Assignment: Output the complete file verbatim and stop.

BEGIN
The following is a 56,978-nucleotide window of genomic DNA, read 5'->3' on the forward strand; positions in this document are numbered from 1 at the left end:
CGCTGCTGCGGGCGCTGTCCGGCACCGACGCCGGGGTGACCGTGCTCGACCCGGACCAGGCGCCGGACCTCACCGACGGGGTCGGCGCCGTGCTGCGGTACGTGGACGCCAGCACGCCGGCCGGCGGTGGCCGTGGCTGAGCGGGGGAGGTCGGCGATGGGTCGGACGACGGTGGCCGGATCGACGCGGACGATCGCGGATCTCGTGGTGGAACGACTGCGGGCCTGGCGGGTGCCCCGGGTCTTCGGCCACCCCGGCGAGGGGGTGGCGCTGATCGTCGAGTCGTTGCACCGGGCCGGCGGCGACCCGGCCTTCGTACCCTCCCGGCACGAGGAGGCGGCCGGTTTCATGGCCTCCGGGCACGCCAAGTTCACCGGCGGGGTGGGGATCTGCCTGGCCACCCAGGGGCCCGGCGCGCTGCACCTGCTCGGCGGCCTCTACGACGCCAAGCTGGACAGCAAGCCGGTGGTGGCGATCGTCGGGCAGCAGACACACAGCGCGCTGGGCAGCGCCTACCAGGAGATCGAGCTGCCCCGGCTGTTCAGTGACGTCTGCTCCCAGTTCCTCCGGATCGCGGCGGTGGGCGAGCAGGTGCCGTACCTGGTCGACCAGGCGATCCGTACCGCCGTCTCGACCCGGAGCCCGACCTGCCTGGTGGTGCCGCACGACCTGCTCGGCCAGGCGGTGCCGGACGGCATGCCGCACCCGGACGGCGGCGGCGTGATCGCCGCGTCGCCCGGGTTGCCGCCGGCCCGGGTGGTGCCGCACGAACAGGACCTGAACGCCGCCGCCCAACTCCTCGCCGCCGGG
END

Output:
The following is a 56,978-nucleotide window of genomic DNA, read 5'->3' on the forward strand; positions in this document are numbered from 1 at the left end:
CGCTGCTGCGGGCGCTGTCCGGCACCGACGCCGGGGTGACCGTGCTCGACCCGGACCAGGCGCCGGACCTCACCGACGGGGTCGGCGCCGTGCTGCGGTACGTGGACGCCAGCACGCCGGCCGGCGGTGGCCGTGGCTGAGCGGGGGAGGTCGGCGATGGGTCGGACGACGGTGGCCGGATCGACGCGGACGATCGCGGATCTCGTGGTGGAACGACTGCGGGCCTGGCGGGTGCCCCGGGTCTTCGGCCACCCCGGCGAGGGGGTGGCGCTGATCGTCGAGTCGTTGCACCGGGCCGGCGGCGACCCGGCCTTCGTACCCTCCCGGCACGAGGAGGCGGCCGGTTTCATGGCCTCCGGGCACGCCAAGTTCACCGGCGGGGTGGGGATCTGCCTGGCCACCCAGGGGCCCGGCGCGCTGCACCTGCTCGGCGGCCTCTACGACGCCAAGCTGGACAGCAAGCCGGTGGTGGCGATCGTCGGGCAGCAGACACACAGCGCGCTGGGCAGCGCCTACCAGGAGATCGAGCTGCCCCGGCTGTTCAGTGACGTCTGCTCCCAGTTCCTCCGGATCGCGGCGGTGGGCGAGCAGGTGCCGTACCTGGTCGACCAGGCGATCCGTACCGCCGTCTCGACCCGGAGCCCGACCTGCCTGGTGGTGCCGCACGACCTGCTCGGCCAGGCGGTGCCGGACGGCATGCCGCACCCGGACGGCGGCGGCGTGATCGCCGCGTCGCCCGGGTTGCCGCCGGCCCGGGTGGTGCCGCACGAACAGGACCTGAACGCCGCCGCCCAACTCCTCGCCGCCGGG